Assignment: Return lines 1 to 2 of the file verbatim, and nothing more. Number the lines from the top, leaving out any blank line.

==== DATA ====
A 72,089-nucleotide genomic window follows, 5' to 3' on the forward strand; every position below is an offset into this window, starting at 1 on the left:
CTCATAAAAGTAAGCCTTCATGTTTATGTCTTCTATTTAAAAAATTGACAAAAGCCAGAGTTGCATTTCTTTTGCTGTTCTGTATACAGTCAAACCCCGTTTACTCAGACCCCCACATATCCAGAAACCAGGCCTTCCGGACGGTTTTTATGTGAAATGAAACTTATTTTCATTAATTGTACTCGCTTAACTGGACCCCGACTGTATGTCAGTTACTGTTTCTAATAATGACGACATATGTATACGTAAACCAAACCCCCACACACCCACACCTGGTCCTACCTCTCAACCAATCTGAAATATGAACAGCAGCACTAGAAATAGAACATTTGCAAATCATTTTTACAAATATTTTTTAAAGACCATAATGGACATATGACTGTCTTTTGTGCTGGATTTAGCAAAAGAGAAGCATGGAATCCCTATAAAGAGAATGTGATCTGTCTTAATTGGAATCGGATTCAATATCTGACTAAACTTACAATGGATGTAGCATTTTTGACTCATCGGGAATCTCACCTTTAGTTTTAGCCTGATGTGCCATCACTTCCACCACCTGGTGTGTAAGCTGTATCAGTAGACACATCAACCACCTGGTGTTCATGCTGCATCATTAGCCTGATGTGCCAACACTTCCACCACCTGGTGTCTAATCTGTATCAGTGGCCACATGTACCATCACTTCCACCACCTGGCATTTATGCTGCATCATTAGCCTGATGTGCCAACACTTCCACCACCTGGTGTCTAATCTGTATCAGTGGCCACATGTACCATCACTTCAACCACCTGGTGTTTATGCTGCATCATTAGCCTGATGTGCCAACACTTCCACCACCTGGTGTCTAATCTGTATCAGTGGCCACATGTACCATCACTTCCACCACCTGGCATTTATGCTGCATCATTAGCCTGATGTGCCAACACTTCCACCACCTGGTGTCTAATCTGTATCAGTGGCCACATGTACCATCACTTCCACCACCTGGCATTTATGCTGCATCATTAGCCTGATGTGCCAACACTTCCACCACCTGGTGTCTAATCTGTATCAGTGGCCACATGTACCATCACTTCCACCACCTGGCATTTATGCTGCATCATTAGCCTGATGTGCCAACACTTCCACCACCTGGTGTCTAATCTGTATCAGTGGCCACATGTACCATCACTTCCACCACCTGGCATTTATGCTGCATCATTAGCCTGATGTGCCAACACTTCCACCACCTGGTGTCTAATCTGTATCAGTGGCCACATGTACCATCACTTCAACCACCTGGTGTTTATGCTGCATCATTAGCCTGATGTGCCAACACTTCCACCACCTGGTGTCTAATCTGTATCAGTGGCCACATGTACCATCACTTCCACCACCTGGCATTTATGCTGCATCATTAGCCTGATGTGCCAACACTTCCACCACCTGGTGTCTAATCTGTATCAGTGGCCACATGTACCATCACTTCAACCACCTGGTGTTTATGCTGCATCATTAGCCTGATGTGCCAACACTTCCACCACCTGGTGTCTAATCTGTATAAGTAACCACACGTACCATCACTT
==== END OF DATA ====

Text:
A 72,089-nucleotide genomic window follows, 5' to 3' on the forward strand; every position below is an offset into this window, starting at 1 on the left:
CTCATAAAAGTAAGCCTTCATGTTTATGTCTTCTATTTAAAAAATTGACAAAAGCCAGAGTTGCATTTCTTTTGCTGTTCTGTATACAGTCAAACCCCGTTTACTCAGACCCCCACATATCCAGAAACCAGGCCTTCCGGACGGTTTTTATGTGAAATGAAACTTATTTTCATTAATTGTACTCGCTTAACTGGACCCCGACTGTATGTCAGTTACTGTTTCTAATAATGACGACATATGTATACGTAAACCAAACCCCCACACACCCACACCTGGTCCTACCTCTCAACCAATCTGAAATATGAACAGCAGCACTAGAAATAGAACATTTGCAAATCATTTTTACAAATATTTTTTAAAGACCATAATGGACATATGACTGTCTTTTGTGCTGGATTTAGCAAAAGAGAAGCATGGAATCCCTATAAAGAGAATGTGATCTGTCTTAATTGGAATCGGATTCAATATCTGACTAAACTTACAATGGATGTAGCATTTTTGACTCATCGGGAATCTCACCTTTAGTTTTAGCCTGATGTGCCATCACTTCCACCACCTGGTGTGTAAGCTGTATCAGTAGACACATCAACCACCTGGTGTTCATGCTGCATCATTAGCCTGATGTGCCAACACTTCCACCACCTGGTGTCTAATCTGTATCAGTGGCCACATGTACCATCACTTCCACCACCTGGCATTTATGCTGCATCATTAGCCTGATGTGCCAACACTTCCACCACCTGGTGTCTAATCTGTATCAGTGGCCACATGTACCATCACTTCAACCACCTGGTGTTTATGCTGCATCATTAGCCTGATGTGCCAACACTTCCACCACCTGGTGTCTAATCTGTATCAGTGGCCACATGTACCATCACTTCCACCACCTGGCATTTATGCTGCATCATTAGCCTGATGTGCCAACACTTCCACCACCTGGTGTCTAATCTGTATCAGTGGCCACATGTACCATCACTTCCACCACCTGGCATTTATGCTGCATCATTAGCCTGATGTGCCAACACTTCCACCACCTGGTGTCTAATCTGTATCAGTGGCCACATGTACCATCACTTCCACCACCTGGCATTTATGCTGCATCATTAGCCTGATGTGCCAACACTTCCACCACCTGGTGTCTAATCTGTATCAGTGGCCACATGTACCATCACTTCCACCACCTGGCATTTATGCTGCATCATTAGCCTGATGTGCCAACACTTCCACCACCTGGTGTCTAATCTGTATCAGTGGCCACATGTACCATCACTTCAACCACCTGGTGTTTATGCTGCATCATTAGCCTGATGTGCCAACACTTCCACCACCTGGTGTCTAATCTGTATCAGTGGCCACATGTACCATCACTTCCACCACCTGGCATTTATGCTGCATCATTAGCCTGATGTGCCAACACTTCCACCACCTGGTGTCTAATCTGTATCAGTGGCCACATGTACCATCACTTCAACCACCTGGTGTTTATGCTGCATCATTAGCCTGATGTGCCAACACTTCCACCACCTGGTGTCTAATCTGTATAAGTAACCACACGTACCATCACTT